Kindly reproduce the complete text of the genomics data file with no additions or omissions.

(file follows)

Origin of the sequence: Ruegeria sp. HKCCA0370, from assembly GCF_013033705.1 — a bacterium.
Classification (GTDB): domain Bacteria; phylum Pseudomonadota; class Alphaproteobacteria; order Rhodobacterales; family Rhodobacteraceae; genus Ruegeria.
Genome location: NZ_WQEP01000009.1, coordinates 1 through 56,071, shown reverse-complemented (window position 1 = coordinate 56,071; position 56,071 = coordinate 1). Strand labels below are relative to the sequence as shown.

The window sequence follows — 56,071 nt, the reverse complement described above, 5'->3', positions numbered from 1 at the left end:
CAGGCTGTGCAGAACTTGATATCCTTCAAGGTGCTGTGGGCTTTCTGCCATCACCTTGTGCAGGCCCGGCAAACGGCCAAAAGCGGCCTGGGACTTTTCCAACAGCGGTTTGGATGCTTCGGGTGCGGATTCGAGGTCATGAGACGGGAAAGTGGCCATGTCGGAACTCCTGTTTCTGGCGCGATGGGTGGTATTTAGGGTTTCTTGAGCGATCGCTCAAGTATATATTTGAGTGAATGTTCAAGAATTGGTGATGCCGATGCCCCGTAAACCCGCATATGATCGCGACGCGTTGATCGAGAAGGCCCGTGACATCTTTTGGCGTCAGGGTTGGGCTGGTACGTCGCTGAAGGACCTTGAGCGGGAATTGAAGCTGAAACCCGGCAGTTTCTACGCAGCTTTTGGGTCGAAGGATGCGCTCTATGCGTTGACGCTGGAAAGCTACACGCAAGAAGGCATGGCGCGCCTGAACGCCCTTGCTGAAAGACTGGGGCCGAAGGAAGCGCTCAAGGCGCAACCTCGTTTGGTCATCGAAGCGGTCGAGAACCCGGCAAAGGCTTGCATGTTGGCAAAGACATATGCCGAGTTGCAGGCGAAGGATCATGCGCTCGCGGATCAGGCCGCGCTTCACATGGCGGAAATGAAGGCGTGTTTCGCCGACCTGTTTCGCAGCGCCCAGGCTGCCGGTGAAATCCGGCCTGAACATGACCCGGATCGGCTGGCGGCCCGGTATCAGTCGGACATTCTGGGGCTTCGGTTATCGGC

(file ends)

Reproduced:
Origin of the sequence: Ruegeria sp. HKCCA0370, from assembly GCF_013033705.1 — a bacterium.
Classification (GTDB): domain Bacteria; phylum Pseudomonadota; class Alphaproteobacteria; order Rhodobacterales; family Rhodobacteraceae; genus Ruegeria.
Genome location: NZ_WQEP01000009.1, coordinates 1 through 56,071, shown reverse-complemented (window position 1 = coordinate 56,071; position 56,071 = coordinate 1). Strand labels below are relative to the sequence as shown.

The window sequence follows — 56,071 nt, the reverse complement described above, 5'->3', positions numbered from 1 at the left end:
CAGGCTGTGCAGAACTTGATATCCTTCAAGGTGCTGTGGGCTTTCTGCCATCACCTTGTGCAGGCCCGGCAAACGGCCAAAAGCGGCCTGGGACTTTTCCAACAGCGGTTTGGATGCTTCGGGTGCGGATTCGAGGTCATGAGACGGGAAAGTGGCCATGTCGGAACTCCTGTTTCTGGCGCGATGGGTGGTATTTAGGGTTTCTTGAGCGATCGCTCAAGTATATATTTGAGTGAATGTTCAAGAATTGGTGATGCCGATGCCCCGTAAACCCGCATATGATCGCGACGCGTTGATCGAGAAGGCCCGTGACATCTTTTGGCGTCAGGGTTGGGCTGGTACGTCGCTGAAGGACCTTGAGCGGGAATTGAAGCTGAAACCCGGCAGTTTCTACGCAGCTTTTGGGTCGAAGGATGCGCTCTATGCGTTGACGCTGGAAAGCTACACGCAAGAAGGCATGGCGCGCCTGAACGCCCTTGCTGAAAGACTGGGGCCGAAGGAAGCGCTCAAGGCGCAACCTCGTTTGGTCATCGAAGCGGTCGAGAACCCGGCAAAGGCTTGCATGTTGGCAAAGACATATGCCGAGTTGCAGGCGAAGGATCATGCGCTCGCGGATCAGGCCGCGCTTCACATGGCGGAAATGAAGGCGTGTTTCGCCGACCTGTTTCGCAGCGCCCAGGCTGCCGGTGAAATCCGGCCTGAACATGACCCGGATCGGCTGGCGGCCCGGTATCAGTCGGACATTCTGGGGCTTCGGTTATCGGC